At the beginning of the summer of 2009, a wise man named Ronnie uttered this now-famous piece of sage counsel to the young Italian-American men of this country: “Never fall in love at the Jersey Shore.” (He quickly went on, saying “I don’t really know what love means” and that “the whole thing about this is pretty much getting laid; you just take your shirt off and they come to you.”). Unfortunately, this noble philosopher’s words did not reach me until this winter, long after they could have enlightened me and helped me avoid the romantic transgressions I committed in my time studying abroad in the United Kingdom last semester.
All joking aside though, I was pretty much on the same page as Ronnie, at least about the not falling in love part, when I flew out of Boston on the evening of September 6th. As I set foot on British soil the next day, I smiled fiercely and exulted in the myriad new opportunities ahead of me. For the first time in my life, I had a complete break with my previous reality. I could do pretty much anything I wanted, almost anything could happen, I had no idea what to expect, and I loved it. Only one thing, one huge thing, was completely set in stone: I was leaving the UK in the early afternoon of December 13th, likely never to return.
This meant that everything I experienced on that island would be temporary, transient, and ultimately fleeting. Though it was far from the first thing on my mind as I arrived at Heathrow that day, I knew that that was definitely not the right recipe for any kind of serious relationship. I would be coming back to America with experiences, memories, and a greater knowledge of the world, but I would not be coming back with a girlfriend. In my opinion, the dual forces of refusing to consider getting into a long distance relationship across the Atlantic and wanting to just have a great time in the short while I was there — the Ronnie approach — combined to make any kind of serious commitment a horrendous idea.
I discovered, however, that I have a bit more of the Ron-Ron juice flowing in my veins than I thought. Like that jacked and tan Sartre, I found that matters of the heart, no matter where, are never as black and white or predictable as guys like the two of us would hope. While I certainly did not turn 360 degrees the way he did and I would almost certainly decline to use the L-word (at least with its traditional, serious connotations), I ended up being romantically involved with more girls in one semester abroad than in my previous four at Harvard, albeit for much shorter periods of time. This says a bit about the UK, a lot about Harvard, and maybe even a little about why I should start posting on Harvard FML.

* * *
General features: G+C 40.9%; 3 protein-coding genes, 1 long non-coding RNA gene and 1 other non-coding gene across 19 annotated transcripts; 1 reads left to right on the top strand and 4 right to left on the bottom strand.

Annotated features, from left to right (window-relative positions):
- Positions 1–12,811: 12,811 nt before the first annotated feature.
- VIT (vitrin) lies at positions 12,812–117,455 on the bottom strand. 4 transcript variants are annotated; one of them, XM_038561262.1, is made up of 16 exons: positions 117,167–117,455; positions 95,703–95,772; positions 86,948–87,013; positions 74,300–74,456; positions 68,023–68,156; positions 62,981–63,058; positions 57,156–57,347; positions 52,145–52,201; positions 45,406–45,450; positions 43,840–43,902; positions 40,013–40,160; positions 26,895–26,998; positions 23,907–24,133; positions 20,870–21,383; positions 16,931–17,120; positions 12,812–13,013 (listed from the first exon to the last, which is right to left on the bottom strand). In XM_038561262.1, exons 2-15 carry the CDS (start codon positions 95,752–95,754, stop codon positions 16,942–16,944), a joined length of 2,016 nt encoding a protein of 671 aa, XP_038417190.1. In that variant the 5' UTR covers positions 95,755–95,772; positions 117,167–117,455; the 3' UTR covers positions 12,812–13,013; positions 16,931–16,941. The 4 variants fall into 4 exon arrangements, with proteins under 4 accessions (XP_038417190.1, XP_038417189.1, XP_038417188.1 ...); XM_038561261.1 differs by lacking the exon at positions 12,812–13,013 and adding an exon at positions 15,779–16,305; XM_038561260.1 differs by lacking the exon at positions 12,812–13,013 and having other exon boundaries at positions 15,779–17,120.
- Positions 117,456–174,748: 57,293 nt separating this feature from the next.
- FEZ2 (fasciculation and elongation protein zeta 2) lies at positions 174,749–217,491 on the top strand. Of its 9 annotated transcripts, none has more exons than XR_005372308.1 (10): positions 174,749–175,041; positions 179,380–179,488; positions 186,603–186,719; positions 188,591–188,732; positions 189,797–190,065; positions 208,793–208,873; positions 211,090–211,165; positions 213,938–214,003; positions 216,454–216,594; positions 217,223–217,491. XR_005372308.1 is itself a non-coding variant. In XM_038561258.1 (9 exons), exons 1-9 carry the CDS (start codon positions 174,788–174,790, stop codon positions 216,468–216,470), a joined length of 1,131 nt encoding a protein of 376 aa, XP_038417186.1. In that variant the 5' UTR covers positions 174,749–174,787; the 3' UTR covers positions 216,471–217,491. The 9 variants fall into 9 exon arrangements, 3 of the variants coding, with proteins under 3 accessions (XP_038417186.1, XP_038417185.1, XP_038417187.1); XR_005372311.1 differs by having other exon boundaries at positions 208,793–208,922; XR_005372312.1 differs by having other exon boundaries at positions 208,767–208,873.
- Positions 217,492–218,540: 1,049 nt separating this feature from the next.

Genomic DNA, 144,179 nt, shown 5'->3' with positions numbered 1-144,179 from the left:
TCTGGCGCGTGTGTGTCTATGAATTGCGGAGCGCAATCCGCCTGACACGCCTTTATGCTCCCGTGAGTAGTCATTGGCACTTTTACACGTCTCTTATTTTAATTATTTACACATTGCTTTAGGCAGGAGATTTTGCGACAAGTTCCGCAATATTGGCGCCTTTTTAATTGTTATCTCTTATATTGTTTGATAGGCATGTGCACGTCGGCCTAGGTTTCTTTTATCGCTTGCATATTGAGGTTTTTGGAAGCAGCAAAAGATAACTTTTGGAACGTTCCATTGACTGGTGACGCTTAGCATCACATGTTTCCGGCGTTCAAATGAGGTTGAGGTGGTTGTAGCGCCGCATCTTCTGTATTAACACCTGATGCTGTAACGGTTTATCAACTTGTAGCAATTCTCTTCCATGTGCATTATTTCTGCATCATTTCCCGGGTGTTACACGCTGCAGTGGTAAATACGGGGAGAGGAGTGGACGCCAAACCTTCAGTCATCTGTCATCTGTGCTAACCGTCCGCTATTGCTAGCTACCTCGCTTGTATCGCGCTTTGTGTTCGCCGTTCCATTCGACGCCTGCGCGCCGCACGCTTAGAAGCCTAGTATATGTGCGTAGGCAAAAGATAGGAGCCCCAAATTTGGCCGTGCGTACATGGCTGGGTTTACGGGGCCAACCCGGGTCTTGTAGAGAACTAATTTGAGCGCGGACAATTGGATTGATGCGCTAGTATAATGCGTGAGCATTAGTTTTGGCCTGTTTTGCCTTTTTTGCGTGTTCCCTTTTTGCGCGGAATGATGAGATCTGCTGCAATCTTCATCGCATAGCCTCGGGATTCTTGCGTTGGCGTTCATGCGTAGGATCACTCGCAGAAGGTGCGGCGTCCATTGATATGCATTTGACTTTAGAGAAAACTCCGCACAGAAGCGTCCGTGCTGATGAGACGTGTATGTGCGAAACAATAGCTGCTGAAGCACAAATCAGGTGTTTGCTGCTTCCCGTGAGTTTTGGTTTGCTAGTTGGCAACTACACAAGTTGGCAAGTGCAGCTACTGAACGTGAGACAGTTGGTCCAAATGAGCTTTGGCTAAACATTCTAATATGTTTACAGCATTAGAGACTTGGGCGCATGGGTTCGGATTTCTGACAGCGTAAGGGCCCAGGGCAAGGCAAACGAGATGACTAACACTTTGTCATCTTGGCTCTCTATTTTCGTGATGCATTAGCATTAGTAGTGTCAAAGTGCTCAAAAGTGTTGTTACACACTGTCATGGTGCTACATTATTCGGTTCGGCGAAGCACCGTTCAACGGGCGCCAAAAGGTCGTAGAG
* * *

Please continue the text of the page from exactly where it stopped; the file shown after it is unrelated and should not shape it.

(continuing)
Despite my philosophy on relationships while abroad, and despite the horror pre-commitment Ronnie would certainly have exhibited if he saw that I was not trying to find a different girl, take my shirt off, and ‘pretty much just get laid’ every single night, I was fine with these ‘involvements’ because they were not relationships. There is a middle ground between Ronnie’s fairy-tale love with Sammy and Pauly D’s relentless pursuit of extremely short term physically-based interactions with the fairer sex (to put it euphemistically). All three of these varieties have their place in certain situations and with certain people, though I still maintain that one should stay away from a serious relationship while abroad. While I did maintain this ultimate resolution, the middle ground turned out to be more complicated than I would have liked while I was in the UK.
In the abstract, short term casual dating is ideal for study abroad students. Without the rigid exclusivity and long time period of a true relationship, one can really get to know and have a great time with a person from another culture. It is harder to make serious cross-cultural relationships work anyway, just because differences in nations’ social and cultural practices can be larger than we think — trust me, this is true for the English, even though they speak the same language. For many reasons, casual relationships look great on paper, but real life is rarely so simple. I found that the girls involved had a much harder time with this sort of thing than I did.